The danger of eye injury from the use of the Fourth of July torpedo is illustrated by the records of eight cases treated at Bellevue Hospital in 1930 and 1931. The history showed that in each instance the eye was struck by small pieces of flying gravel propelled by the explosion of the torpedo.
The torpedo in question consists of a small bit of concussion explosive, usually a percussion cap, surrounded by a mass of tiny pebbles, the whole being wrapped in a wad of paper. When this is hurled against any hard surface a loud explosion results and the contained gravel is scattered in all directions. The great possibility of eye injury from this flying material is obvious.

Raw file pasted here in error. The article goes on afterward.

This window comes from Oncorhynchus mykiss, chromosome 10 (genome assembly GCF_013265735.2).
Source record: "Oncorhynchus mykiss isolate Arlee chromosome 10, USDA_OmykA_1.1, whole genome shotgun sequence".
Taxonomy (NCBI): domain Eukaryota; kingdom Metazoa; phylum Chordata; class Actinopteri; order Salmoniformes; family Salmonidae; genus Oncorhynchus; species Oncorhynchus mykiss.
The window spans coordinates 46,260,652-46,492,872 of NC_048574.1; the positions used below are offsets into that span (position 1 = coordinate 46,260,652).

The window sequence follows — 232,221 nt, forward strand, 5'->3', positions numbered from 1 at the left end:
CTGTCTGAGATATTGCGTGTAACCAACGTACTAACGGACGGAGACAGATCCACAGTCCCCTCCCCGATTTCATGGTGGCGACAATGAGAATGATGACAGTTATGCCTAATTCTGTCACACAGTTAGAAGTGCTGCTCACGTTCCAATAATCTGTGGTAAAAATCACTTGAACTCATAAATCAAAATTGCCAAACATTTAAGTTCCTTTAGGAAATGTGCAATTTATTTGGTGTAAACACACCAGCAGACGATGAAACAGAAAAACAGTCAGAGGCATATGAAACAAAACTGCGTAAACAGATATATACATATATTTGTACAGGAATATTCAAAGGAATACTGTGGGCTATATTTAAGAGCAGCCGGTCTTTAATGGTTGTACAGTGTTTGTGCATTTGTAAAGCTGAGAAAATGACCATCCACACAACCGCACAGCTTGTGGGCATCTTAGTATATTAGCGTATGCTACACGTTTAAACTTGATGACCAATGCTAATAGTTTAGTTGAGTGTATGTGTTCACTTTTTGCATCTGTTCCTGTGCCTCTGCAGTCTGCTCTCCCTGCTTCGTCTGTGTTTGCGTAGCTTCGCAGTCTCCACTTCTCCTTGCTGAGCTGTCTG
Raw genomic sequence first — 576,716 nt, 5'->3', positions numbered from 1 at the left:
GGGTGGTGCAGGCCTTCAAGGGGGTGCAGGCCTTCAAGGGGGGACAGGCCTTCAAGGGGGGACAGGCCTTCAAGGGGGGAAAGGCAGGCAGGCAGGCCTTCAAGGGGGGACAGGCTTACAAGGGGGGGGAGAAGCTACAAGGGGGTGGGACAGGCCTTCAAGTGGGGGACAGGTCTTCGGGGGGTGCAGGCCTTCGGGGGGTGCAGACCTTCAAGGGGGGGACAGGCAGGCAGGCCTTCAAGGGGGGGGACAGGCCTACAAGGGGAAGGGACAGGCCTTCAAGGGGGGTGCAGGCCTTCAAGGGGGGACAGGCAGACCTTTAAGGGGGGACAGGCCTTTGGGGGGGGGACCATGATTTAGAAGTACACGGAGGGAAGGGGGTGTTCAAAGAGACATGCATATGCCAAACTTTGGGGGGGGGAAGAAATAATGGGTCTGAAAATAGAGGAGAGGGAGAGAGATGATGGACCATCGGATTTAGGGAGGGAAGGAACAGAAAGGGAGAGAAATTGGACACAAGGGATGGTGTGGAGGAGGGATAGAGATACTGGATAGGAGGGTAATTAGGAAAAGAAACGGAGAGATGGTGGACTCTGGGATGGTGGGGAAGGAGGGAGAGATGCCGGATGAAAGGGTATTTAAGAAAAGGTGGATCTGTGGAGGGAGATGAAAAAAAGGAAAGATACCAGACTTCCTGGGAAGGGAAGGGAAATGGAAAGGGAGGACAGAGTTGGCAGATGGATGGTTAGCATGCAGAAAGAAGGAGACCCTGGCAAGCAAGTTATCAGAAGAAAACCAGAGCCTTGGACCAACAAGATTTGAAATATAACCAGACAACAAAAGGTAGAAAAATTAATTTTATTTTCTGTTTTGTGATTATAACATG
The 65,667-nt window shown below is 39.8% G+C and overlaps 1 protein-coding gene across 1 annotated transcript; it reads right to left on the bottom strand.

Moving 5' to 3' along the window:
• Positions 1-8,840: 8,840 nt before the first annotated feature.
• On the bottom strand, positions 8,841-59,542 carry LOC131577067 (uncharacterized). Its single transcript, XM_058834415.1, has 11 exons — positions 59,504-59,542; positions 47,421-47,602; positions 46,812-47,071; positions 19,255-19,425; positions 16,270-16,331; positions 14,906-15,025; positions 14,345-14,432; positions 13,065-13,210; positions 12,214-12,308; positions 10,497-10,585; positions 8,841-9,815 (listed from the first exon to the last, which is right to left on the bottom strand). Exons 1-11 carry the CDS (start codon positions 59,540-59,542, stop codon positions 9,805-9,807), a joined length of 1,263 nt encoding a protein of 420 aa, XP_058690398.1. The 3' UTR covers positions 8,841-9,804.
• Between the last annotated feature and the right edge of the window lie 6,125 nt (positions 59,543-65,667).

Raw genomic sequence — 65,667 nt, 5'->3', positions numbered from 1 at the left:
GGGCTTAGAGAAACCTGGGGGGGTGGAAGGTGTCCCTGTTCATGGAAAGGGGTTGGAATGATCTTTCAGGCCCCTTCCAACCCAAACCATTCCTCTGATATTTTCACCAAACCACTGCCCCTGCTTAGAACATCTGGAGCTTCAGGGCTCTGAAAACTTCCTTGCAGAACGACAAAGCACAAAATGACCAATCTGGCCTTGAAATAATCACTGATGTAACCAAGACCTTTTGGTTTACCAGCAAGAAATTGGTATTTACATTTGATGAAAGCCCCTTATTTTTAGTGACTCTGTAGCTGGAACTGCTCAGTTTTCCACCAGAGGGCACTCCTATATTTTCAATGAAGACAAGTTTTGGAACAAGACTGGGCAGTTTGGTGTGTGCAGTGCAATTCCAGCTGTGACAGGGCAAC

The eye injuries in our patients consisted of lacerations of the cornea and conjunctiva, burns and penetrating wounds, or a combination of these. The direction of the pellets (the torpedo being